Pos Malaysia looking to cut workforce

By ALIFAH ZAINUDDIN / Pic By MUHD AMIN NAHARUL

POS Malaysia Bhd is looking to cut down on its operational expenses by shrinking the size of its workforce.

The national postal service provider allocates 52% of the group’s annual revenue on average to manage employee costs, limiting its ability to generate better profit despite posting higher revenue.

Group CEO Datuk Mohd Shukrie Mohd Salleh admitted that having 24,000 people under the group is “a lot to manage” and said the company is currently in talks with union leaders on compensation terms.

“We have a very good union at Pos Malaysia and in principle, they have agreed that any further discussion on collective agreement would be performance-based,” Mohd Shukrie told reporters at the company’s AGM in Shah Alam yesterday.

He said the company’s current compensation structure is based on a fixed sum, which typically results in lower net profit when the company goes for collective agreement negotiations.

“In principle now, all the union leaders understand the need to restructure the way we compensate our staff to be more performance-based, which can vary according to the performance of the business instead of being fixed in nature,” he added.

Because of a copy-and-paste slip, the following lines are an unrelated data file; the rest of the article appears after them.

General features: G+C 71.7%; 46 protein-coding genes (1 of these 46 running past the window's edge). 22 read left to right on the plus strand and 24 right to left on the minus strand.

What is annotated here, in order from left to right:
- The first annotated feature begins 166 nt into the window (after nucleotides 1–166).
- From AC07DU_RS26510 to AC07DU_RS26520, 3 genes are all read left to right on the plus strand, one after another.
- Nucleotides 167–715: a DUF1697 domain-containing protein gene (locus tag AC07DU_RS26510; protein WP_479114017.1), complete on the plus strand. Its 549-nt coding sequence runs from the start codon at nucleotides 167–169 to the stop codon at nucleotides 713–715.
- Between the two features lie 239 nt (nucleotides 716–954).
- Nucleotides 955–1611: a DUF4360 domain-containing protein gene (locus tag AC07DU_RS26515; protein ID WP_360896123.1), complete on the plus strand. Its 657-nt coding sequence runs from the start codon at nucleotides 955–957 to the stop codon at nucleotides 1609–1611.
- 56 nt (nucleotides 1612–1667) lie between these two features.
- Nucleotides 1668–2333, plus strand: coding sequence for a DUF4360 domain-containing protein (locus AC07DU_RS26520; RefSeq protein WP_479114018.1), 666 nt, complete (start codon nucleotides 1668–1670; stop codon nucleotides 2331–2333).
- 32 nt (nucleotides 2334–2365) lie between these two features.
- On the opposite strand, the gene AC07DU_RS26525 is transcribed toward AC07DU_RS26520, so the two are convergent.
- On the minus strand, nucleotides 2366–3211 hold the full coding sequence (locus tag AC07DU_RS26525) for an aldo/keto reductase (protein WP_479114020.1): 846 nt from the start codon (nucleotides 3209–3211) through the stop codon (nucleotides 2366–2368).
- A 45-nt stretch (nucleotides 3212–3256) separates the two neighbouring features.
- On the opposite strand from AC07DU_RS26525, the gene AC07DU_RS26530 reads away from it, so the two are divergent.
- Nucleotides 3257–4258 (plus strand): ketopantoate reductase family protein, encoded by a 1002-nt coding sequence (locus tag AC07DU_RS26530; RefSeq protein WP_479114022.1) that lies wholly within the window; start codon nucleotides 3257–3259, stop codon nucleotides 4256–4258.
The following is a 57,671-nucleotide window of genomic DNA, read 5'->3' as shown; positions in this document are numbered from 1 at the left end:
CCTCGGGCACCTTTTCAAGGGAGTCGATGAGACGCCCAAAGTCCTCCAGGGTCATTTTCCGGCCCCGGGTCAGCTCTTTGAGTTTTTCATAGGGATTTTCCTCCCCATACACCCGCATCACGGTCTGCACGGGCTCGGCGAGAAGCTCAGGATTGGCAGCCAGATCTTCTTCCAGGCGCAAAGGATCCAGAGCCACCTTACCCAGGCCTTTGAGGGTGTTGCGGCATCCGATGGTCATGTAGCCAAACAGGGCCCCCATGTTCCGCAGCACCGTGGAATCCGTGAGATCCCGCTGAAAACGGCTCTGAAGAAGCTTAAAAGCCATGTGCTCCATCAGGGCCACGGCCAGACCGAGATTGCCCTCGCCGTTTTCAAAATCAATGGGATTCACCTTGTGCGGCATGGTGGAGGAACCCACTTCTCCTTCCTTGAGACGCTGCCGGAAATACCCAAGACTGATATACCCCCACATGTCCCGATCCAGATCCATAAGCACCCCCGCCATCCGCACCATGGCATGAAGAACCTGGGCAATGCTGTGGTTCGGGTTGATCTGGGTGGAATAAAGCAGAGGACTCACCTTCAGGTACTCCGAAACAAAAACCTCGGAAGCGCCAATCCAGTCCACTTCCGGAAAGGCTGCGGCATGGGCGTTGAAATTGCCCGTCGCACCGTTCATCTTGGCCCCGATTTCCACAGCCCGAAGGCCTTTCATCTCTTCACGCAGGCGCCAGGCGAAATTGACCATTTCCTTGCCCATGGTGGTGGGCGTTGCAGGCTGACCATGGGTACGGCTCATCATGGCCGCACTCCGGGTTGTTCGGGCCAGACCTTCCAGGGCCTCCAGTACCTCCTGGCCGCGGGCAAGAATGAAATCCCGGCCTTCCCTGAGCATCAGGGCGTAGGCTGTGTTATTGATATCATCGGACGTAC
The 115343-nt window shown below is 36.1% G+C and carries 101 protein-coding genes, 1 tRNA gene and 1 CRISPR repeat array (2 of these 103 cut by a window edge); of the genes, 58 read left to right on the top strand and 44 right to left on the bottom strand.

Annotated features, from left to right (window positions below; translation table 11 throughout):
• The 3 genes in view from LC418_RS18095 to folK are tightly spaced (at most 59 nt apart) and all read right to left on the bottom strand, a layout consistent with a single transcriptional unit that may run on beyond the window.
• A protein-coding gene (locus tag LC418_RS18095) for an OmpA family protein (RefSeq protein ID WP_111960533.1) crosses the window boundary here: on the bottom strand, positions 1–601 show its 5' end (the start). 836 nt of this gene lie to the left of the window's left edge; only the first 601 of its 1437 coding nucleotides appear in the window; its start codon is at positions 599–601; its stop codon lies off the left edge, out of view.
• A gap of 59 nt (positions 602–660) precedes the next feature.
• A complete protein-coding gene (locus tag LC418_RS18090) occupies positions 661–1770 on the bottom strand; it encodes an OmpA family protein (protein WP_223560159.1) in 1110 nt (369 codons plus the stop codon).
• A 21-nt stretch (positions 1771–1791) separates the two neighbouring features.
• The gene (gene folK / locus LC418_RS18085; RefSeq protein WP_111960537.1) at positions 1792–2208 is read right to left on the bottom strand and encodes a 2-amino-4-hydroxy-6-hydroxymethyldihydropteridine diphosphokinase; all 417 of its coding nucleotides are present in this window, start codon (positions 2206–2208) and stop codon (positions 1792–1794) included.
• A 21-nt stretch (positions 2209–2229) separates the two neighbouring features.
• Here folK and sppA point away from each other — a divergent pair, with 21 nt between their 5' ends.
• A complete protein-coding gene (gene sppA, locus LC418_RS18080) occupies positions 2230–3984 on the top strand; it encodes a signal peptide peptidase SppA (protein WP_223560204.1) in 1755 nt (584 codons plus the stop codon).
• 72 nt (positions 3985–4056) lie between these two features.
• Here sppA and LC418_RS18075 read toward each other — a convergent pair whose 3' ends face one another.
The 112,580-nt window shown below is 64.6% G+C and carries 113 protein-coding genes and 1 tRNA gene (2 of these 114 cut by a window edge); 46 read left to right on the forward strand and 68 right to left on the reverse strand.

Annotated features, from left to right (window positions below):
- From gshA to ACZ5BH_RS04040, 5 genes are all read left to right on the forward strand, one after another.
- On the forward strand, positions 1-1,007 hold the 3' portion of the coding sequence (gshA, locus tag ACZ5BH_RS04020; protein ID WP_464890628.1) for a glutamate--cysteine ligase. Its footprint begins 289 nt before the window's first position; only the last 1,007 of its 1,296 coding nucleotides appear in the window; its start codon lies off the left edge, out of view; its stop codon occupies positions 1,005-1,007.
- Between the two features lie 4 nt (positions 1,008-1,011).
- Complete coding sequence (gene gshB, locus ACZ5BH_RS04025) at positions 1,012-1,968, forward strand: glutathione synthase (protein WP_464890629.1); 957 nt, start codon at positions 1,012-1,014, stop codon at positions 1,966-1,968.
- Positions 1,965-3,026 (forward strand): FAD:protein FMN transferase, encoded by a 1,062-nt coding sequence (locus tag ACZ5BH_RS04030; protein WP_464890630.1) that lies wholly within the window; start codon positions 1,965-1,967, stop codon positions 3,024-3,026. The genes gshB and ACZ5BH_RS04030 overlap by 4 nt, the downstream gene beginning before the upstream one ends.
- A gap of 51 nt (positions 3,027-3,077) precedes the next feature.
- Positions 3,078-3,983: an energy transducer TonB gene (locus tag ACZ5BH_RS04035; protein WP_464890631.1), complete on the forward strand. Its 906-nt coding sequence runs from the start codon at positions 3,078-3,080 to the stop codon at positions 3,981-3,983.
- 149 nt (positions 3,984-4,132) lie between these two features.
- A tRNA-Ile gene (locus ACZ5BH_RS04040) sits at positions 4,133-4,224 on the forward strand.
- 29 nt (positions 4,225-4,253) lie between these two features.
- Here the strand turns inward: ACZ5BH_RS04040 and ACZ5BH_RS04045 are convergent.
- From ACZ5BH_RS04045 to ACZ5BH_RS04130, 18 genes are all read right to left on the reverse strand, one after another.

Pos Malaysia’s revenue has been steadily increasing over the last few years from RM1.3 billion for the financial year 2013 (FY13) to RM2.1 billion in FY17.

However, revenue per employee has also grown over the same period from RM78,100 per employee in FY13 to RM89,200 per employee in FY17.

Mohd Shukrie said the company is looking to maximise its earnings of projected higher returns from its logistics and aviation segment this year to expand its business at the regional level.

“Expansion plans are ongoing. We are in talks with a few parties but as we progress, we will need more partners, especially now that we are moving beyond Malaysian shores,” he said.

However, Mohd Shukrie said Pos Malaysia’s plan into overseas market will not involve physical presence into the intended countries as operations will be overseen from Malaysia.

He said the company is trying to move to the next stage, which is to capture international businesses from within Malaysia.

“The risk is not as great as if we were to move physically abroad. That will be harder because we will have to operate in a different ecosystem,” Mohd Shukrie said.

“We’d rather invest a lot more money to set up a base in Malaysia, but the time will come when we might have to physically cross the border in doing our business there,” Mohd Shukrie said.

Earlier in April, Mohd Shukrie told The Malaysian Reserve the company is seeking collaboration with postal companies in Asean with an announcement of at least one such partnerships anticipated at the end of this year. The company shifted its focus to Asean as plans to acquire a Middle-Eastern courier firm were dropped.